To access this feature, please Log In or Register for your Casebriefs Account.

Add to Library




Diliddo v. Oxford Street Realty, Inc

Citation. 876 N.E.2d 421.
Law Students: Don’t know your Studybuddy Pro login? Register here

Brief Fact Summary.

A woman with a housing voucher was denied an apartment because of a clause in her lease. The lease form was required in order for her to use her voucher.

Synopsis of Rule of Law.

It is unlawful discrimination to refuse housing to a subsidy program participant because of any requirement of the housing subsidy program. This is considered discrimination based on income 


 Lori Diliddo was disabled in a car accident and became an Affordable Housing Voucher Participant.  This is the program that provides vouchers for temporary housing.
That statute that enabled the program created an administrative board to monitor the program now called the Department of Housing and Community Development. This board established a standard lease which required all members of the program to use. That lease stated the term would be for one year and if the tenant found other affordable housing or found permanent housing he or she was required to give one months notice to the landlord to terminate the lease. Diliddo showed interest in an apartment located at 2 Belvedere Place in Cambridge. Oxford Street Realty initially agreed to rent her an apartment but took the offer back the follow day.  The President of Oxford, Jeffrey W. Indeck, stated they could not longer give her an apartment because a condition in her lease was unreasonable and excessive.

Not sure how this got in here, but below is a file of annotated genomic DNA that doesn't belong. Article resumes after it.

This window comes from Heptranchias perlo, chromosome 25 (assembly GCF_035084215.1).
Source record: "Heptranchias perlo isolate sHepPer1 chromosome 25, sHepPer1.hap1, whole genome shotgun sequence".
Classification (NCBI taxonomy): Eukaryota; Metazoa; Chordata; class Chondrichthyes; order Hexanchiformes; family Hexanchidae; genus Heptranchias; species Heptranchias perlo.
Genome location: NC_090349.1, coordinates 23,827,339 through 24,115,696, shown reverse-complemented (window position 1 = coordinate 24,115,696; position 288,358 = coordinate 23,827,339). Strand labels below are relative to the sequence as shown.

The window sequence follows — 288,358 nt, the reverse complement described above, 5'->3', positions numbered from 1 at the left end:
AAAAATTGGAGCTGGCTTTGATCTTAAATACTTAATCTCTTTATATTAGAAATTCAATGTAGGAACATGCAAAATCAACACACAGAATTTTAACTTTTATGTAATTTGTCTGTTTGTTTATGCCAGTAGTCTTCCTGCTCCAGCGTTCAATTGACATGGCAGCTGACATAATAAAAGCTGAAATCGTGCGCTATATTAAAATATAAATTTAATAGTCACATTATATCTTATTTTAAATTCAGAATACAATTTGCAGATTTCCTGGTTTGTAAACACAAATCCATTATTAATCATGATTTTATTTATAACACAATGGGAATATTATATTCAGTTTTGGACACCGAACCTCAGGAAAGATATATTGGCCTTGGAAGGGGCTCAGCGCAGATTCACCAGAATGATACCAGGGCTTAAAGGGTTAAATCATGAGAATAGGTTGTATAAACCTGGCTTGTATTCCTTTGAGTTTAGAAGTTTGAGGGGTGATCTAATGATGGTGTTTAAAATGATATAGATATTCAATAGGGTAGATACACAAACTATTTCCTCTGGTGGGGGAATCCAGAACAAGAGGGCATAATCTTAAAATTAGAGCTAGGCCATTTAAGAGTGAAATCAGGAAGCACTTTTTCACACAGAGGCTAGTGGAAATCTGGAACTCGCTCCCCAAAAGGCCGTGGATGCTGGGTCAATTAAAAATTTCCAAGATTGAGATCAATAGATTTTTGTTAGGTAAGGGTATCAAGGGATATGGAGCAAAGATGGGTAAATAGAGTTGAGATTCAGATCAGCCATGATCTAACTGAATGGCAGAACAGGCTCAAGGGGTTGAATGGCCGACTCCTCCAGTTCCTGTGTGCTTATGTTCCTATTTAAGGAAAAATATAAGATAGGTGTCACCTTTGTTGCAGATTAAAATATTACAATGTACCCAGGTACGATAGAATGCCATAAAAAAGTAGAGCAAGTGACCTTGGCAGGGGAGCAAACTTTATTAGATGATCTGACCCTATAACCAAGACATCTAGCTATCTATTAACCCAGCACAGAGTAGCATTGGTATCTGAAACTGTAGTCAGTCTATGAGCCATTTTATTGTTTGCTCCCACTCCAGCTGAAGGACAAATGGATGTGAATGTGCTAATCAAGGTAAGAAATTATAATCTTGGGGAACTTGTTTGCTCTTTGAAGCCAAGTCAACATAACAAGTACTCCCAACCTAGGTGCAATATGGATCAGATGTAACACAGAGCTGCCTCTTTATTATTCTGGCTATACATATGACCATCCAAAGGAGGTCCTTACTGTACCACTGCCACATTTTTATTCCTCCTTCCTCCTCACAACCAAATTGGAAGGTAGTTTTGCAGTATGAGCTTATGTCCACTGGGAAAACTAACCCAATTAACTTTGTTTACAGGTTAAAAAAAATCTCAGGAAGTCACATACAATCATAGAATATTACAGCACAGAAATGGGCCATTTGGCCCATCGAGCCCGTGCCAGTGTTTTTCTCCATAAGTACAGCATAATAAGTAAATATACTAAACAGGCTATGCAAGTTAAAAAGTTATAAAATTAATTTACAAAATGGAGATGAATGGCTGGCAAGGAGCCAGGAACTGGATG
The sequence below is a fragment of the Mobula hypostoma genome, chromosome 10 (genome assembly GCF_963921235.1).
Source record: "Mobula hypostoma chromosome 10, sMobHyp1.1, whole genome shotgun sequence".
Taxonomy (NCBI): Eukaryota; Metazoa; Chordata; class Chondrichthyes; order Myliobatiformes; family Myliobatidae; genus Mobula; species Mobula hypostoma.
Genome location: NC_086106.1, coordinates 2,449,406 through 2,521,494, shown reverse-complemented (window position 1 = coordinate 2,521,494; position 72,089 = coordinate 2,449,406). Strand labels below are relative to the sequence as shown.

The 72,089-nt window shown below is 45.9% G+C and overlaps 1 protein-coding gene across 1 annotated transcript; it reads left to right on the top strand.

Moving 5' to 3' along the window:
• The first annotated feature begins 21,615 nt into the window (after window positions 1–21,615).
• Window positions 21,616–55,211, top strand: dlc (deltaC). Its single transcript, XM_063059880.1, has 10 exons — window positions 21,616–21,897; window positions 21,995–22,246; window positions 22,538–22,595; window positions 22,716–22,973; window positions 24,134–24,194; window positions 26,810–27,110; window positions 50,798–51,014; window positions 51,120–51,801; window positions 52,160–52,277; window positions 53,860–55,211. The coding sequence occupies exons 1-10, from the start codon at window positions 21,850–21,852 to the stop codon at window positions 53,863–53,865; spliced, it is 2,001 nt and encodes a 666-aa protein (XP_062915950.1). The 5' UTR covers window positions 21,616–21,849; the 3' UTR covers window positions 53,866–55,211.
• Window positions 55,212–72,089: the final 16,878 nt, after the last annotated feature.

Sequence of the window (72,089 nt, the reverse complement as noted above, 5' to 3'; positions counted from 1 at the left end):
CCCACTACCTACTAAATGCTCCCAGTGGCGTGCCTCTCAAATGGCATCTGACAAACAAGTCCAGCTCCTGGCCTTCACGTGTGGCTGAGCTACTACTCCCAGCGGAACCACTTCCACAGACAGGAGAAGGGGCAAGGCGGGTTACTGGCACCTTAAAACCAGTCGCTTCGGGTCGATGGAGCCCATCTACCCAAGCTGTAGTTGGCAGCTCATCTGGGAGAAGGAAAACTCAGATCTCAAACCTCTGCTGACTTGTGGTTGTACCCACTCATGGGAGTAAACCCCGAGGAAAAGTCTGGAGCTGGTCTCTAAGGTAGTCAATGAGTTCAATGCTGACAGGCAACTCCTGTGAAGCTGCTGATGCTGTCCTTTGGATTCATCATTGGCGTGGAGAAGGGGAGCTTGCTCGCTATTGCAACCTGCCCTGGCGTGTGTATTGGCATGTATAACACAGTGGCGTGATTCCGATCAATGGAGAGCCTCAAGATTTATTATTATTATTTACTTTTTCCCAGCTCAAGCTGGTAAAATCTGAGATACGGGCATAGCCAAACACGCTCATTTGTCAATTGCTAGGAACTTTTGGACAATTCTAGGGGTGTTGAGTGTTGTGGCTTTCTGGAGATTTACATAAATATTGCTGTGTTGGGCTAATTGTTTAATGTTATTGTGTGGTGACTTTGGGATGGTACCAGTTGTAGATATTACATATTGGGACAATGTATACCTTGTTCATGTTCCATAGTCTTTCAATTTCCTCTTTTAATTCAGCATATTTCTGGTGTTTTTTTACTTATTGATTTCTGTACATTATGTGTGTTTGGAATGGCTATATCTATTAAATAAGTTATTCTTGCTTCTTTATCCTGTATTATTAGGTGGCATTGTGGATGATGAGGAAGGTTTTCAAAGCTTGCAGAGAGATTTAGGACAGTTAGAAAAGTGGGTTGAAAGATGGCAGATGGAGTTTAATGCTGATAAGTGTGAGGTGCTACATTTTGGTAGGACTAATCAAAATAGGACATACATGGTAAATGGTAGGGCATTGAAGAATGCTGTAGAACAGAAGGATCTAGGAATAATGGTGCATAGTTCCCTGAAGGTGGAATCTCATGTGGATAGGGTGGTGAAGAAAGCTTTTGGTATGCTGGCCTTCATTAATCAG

Whether the one-month termination provision of an AHVP lease is a requirement to accept a AHVP tenant and if so may a landlord reject that provision for purported financial reasons.


No. Not only is a landlord forbidden to refuse to rent to a person who receives a subsidy for housing, but it is also unlawful to refuse to rent to that person based on the requirements held in the standard lease of a subsidy program member.  It is also unlawful to accept the lease but not to comply with the termination clause of the lease. That clause is a requirement of the lease and must be enforced. Defendant claims that this requirement does not protect his property interest. This court finds the proper balance between the land-lords rights and the right to affordable housing is met; therefore, the landlord refusal to agree to termination provision is a violation of the lease as establish under the AHVP.




Allowing landlords to reject certain requirements of the AHVP lease for personal reason can potentially create a widespread and profound impact on the ability of residents to be able find affordable housing.

Create New Group

Casebriefs is concerned with your security, please complete the following